Making the AfCFTA and the RECs work

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Making the AfCFTA and the RECs work

Making the AfCFTA and the RECs work

The Regional Economic Communities (RECs) are the official pillars of the African Economic Community (AEC). The AEC Treaty (the Abuja Treaty) came into force in May 1994. It provides for the AEC to be set up through a gradual process, through coordination, harmonisation, and progressive integration of the activities of the RECs.[1]

Apparently there have not been official assessments as to how this formula has worked and how the RECs have in fact advanced the arrival of the AEC. The UN’s Office of the Special Advisor on Africa (OSAA) has issued a document dealing with developments up to 2015. It describes the role of the RECs in the future tense and also ascribes to them a responsibility for peacekeeping: “Beyond their role in peace and security, RECs have the immense challenge of working with governments, civil society and the AU Commission in raising the standard of living of the people of Africa and contributing towards the progress and development of the continent through economic growth and social development. The RECs will be highly essential and instrumental for the effective implementation, financing, monitoring and evaluation of Agenda 2063 and its flagship programmes, at particularly the regional levels.”[2]

In terms of the AfCFTA Agreement, (adopted in 2018) the RECs’ Free Trade Areas are now also the building blocks of the AfCFTA.[3] Is this a new function or a continuation of an old one? This question is not answered by the AfCFTA instruments; it does not seem to require a new explanation. However, the AfCFTA Agreement does provide important clarifications; the AfCFTA introduces parallelism, the acquis, and says expressly that REC Free Trade Areas (FTAs) are “building blocs for the AfCFTA[4]. It does not require them to become CUs in the process. The only reference to a customs union appears in the list of General Objectives, which includes “to lay the foundation for the establishment of a Continental Customs Union at a later stage”.[5]

Article 19 of the AfCFTA Agreement provides that the AfCFTA State Parties “that are members of other regional economic communities, regional trading arrangements and custom unions, which have attained among themselves higher levels of regional integration than under this Agreement, shall maintain such higher levels among themselves. Article 8(2) of the Protocol on Trade in Goods states that “State Parties that are members of other RECs, which have attained among themselves higher levels of elimination of customs duties and trade barriers than those provided for in this Protocol, shall maintain, and where possible improve upon, those higher levels of trade liberalisation among themselves. (Emphases added.)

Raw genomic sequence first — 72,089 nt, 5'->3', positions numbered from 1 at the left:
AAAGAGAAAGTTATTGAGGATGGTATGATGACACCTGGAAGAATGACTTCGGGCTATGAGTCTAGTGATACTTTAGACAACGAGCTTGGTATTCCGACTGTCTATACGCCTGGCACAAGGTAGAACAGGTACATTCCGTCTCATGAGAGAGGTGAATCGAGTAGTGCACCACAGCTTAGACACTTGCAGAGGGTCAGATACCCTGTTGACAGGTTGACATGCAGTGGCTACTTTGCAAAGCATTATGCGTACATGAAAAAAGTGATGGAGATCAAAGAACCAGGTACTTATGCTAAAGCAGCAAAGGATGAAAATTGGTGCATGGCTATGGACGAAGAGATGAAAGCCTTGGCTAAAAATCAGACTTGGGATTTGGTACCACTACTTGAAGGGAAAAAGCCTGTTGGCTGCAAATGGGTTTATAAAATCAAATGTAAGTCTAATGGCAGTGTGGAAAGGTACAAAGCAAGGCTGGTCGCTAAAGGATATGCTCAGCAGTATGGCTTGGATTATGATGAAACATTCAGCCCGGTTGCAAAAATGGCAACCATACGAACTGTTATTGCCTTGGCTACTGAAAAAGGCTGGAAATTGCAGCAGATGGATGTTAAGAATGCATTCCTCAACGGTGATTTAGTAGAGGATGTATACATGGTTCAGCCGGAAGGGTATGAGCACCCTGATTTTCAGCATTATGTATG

Two other AfCFTA Principles should be mentioned. Article 5 says the AfCFTA shall also be governed by the preservation of the acquis and best practices in the RECs, in the State Parties and International Conventions binding the African Union.

What are the origins of the acquis and what does it mean? In 2008 the Heads of States of SADC, the EAC and COMESA decided to form one collective trade regime in the form of the Tripartite Free Trade Area (TFTA), consisting of these three RECs.[6] In 2011 the ambitions were scaled back, and it was decided that existing REC FTAs would continue to trade according to their own trade regimes; alongside the TFTA.

This was the occasion when the notion of the acquis became part of the African integration vocabulary. It was adopted as a Guiding Principle for negotiating the TFTA and has subsequently also become a basic AfCFTA Principle. In the TFTA context the acquis has been defined as follows: Building on the acquis of the existing REC FTAs in terms of consolidating tariff liberalisation in each REC FTA: Acquis is a French term meaning “that which has been agreed”. In the context of the Tripartite Free Trade Agreement it means that the negotiations should start from the point at which of the COMESA, EAC and SADC trade negotiations have reached. Tariff negotiations and the exchange of tariff concessions would be among Member/Partner States of the Tripartite FTA that have no preferential arrangements in place between them. This will both preserve the acquis and build on it.

This definition applies to the AfCFTA too, it is nowhere given a different meaning.[7] The effect is that the tariff concessions extended as part of the AfCFTA negotiations, would only be among those State Parties “that have no preferential arrangements in place between them”. Intra-REC trade is fully governed by the relevant REC FTA regimes and will not see any liberalisation via the AfCFTA negotiations. The same applies, according to Article 19(2) of the AfCFTA Agreement, to regional trading arrangements and custom unions, which have attained among themselves higher levels of regional integration than under this Agreement.